Researchers have discovered that eating a bowl of spinach a day makes your muscles “profoundly” more efficient.
They found that eating 300g of the vegetable reduced the amount of oxygen needed to power muscles by as much as five per cent when exercising.
The effect is so powerful it works after just three days.
The secret is not iron but nitrates which are abundant in the vegetable.
These chemicals make the mitochondria – the “engine rooms” of every cell – more efficient, they found.
“It is like a fuel additive for your muscles – it makes them run much more smoothly and efficiently,” said the lead author Dr Eddie Weitzberg of the Karolinska Institutet in Sweden.
Dr Wietzberg, who reported his findings in the journal Cell Metabolism, fed people pure nitrate supplements – the equivalent to the amount in a plate of spinach – every day for three days.
At the beginning and end of the experiment they were made to pedal strenuously on an exercise bike while their oxygen intake was measured via a tube to the mouth
It was found that the difference in energy in take was between three and five per cent – a significant figure.
Spinach is well known as the superfood that gave Popeye the Sailor Man his bulging muscles.
The famous cartoon character, who dates back to the 1930s, pops open a can of spinach whenever he needs to get out of trouble.
Originally it was thought that the iron content of spinach made it a power-food.
Now scientists have learned that nitrates are the true energy-boosting ingredient in the vegetable.
Green leafy vegetables of all kinds are rich in the chemical which until recently was not thought to have any nutritional value.
“We know that diets rich in fruits and vegetables can help prevent cardiovascular disease and diabetes, but the active nutrients haven’t been clear,” said Dr Weitzberg.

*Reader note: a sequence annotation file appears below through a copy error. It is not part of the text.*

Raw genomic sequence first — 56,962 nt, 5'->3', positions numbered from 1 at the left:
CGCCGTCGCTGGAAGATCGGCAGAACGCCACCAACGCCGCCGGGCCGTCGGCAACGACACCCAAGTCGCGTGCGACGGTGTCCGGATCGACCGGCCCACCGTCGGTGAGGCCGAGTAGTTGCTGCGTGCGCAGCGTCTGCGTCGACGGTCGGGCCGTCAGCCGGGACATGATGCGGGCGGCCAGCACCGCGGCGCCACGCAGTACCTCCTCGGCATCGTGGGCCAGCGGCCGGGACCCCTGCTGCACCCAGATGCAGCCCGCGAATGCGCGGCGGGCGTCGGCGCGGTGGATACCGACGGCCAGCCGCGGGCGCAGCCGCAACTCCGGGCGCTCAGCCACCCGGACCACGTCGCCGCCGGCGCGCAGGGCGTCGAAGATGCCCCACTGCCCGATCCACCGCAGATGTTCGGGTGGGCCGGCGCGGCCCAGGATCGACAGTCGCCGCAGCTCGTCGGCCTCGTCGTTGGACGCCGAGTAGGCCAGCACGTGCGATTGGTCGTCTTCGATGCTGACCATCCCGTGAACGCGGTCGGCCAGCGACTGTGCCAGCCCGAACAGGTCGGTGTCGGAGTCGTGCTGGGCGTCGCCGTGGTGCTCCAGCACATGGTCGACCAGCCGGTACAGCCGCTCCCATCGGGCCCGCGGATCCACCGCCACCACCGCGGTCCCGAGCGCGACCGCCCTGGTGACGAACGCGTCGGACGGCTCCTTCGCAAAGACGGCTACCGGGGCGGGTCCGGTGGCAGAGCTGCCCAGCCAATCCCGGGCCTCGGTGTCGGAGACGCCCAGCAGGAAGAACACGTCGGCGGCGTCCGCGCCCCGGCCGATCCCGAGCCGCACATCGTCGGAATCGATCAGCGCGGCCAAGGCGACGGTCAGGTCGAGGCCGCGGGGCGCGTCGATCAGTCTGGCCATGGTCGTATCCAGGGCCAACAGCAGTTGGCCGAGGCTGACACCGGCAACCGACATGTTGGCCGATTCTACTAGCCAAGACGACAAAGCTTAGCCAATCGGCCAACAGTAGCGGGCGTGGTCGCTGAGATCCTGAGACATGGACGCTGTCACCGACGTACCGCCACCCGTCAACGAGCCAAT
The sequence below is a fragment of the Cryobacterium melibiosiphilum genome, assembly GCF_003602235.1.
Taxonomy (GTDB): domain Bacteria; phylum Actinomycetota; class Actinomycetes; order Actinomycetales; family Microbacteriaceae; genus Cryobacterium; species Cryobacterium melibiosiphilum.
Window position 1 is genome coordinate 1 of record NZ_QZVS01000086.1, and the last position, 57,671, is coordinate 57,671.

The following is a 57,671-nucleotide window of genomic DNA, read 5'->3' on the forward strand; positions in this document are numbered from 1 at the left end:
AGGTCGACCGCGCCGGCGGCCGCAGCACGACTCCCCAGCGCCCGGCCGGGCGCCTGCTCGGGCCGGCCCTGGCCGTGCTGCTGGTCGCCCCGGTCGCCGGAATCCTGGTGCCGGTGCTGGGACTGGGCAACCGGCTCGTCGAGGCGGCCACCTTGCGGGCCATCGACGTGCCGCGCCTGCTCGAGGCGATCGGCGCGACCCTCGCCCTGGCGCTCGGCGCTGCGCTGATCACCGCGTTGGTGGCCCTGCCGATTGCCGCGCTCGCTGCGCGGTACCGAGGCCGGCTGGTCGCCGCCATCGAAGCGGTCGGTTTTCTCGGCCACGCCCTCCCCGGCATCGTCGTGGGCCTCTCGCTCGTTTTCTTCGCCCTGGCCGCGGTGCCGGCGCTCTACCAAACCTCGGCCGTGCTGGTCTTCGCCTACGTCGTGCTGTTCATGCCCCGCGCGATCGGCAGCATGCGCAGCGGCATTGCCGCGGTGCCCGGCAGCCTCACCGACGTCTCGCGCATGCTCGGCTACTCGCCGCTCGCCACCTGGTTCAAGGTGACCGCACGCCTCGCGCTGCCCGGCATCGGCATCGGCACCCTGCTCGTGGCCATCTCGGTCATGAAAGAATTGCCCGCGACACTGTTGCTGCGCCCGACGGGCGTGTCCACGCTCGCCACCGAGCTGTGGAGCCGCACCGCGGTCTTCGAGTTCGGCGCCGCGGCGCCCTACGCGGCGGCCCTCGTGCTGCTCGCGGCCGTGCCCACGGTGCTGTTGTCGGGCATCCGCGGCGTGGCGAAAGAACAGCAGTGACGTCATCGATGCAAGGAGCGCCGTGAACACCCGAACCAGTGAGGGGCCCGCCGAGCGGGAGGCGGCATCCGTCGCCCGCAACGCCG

“It is a profound and significant effect. It just shows that Popeye was right.”
Previously Prof Weitzberg and colleague Professor Jon Lundberg showed that dietary nitrate increases levels of nitric oxide in the body with the help of friendly bacteria.
Nitric oxide is an important molecule which opens up blood vessels, lowers blood pressure, and improves circulation.
Mitochondria, like all engines, lose a lot of energy through heat loss.
The nitrate seems to stop this waste and make the cell – and so the muscle – run more efficiently.
December 27th, 2010
By: Jonathan Benson
A new study published in the Journal of the American Medical Association highlights the importance of getting plenty of the right vitamins, minerals and nutrients during pregnancy. The study showed that Indian women who supplemented with prenatal iron, folic acid and vitamin A produced children who were smarter and had better motor skills than children from mothers who did not supplement.
“Micronutrient inadequacy is a critical concern among pregnant women and young children throughout the world,” explained Parul Christian, Dr.P.H., from Johns Hopkins University, and his colleagues in their study paper. “Gestation and the early postnatal period are considered sensitive periods for brain development, and nutritional deprivation during this period may lead to functional impairments.”
Researchers evaluated 676 children between 7-9 years of age who had been born to various women given either folic acid and iron; folic acid, iron and zinc; folic acid, iron, zinc and 11 other micronutrients; or placebo. The team found that iron and folic acid in particular improved intellectual capacity, executive function, motor function and fine motor control.
Iron deficiency in particular is associated with negative alterations in cognitive development, which can lead to decreased intellectual capacity and under-developed motor skills. Additionally, women who do not get enough folic acid during pregnancy have a much higher risk of bearing a child with birth defects.